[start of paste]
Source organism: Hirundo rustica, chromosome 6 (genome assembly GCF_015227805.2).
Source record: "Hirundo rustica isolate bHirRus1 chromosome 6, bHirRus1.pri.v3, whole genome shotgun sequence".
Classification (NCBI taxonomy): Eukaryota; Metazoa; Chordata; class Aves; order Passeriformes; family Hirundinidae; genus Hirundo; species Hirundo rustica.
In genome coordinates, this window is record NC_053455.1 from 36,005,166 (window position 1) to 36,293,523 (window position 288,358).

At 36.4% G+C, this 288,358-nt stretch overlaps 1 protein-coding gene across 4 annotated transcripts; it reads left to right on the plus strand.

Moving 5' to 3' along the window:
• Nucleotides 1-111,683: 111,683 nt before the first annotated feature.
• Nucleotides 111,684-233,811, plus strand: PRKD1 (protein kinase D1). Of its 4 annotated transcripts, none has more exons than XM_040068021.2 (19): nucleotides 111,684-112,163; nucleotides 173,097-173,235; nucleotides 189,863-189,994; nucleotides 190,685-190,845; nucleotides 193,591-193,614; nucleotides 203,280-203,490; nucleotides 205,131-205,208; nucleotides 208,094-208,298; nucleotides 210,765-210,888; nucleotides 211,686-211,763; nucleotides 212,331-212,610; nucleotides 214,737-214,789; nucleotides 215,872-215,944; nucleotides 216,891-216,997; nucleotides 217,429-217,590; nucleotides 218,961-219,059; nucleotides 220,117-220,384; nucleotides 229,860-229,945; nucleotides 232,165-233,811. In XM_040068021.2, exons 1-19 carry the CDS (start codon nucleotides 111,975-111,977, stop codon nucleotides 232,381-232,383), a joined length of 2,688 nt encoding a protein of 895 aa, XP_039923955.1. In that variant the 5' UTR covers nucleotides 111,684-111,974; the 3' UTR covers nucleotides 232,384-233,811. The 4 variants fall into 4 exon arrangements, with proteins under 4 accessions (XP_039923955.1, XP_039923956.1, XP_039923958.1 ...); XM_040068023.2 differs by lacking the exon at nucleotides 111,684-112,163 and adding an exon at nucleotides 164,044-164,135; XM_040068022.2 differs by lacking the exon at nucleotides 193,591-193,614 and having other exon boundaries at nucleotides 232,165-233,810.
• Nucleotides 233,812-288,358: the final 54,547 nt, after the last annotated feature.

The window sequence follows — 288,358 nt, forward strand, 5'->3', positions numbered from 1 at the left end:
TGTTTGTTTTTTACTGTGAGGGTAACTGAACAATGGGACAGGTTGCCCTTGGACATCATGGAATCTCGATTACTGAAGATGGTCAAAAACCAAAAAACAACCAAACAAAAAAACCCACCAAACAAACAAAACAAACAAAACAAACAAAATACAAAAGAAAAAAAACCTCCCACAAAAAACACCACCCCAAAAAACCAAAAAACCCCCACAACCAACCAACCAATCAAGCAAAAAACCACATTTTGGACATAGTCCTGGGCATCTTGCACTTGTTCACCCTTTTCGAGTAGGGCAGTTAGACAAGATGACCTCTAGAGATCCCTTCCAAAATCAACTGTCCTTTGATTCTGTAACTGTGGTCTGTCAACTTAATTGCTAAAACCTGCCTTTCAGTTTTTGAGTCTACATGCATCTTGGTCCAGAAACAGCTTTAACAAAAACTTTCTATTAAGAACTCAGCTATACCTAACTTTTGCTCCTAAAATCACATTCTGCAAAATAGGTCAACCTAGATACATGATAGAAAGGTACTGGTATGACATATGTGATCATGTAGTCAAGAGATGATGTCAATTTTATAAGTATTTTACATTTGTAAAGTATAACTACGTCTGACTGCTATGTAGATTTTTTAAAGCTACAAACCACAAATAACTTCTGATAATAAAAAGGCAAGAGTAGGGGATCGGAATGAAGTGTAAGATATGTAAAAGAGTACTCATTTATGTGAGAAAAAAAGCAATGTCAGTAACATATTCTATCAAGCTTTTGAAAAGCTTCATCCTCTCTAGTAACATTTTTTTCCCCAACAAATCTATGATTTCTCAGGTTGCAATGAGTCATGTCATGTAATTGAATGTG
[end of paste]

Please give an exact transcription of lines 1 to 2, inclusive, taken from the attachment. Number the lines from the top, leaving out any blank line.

Source organism: Hirundo rustica, chromosome 6 (genome assembly GCF_015227805.2).
Source record: "Hirundo rustica isolate bHirRus1 chromosome 6, bHirRus1.pri.v3, whole genome shotgun sequence".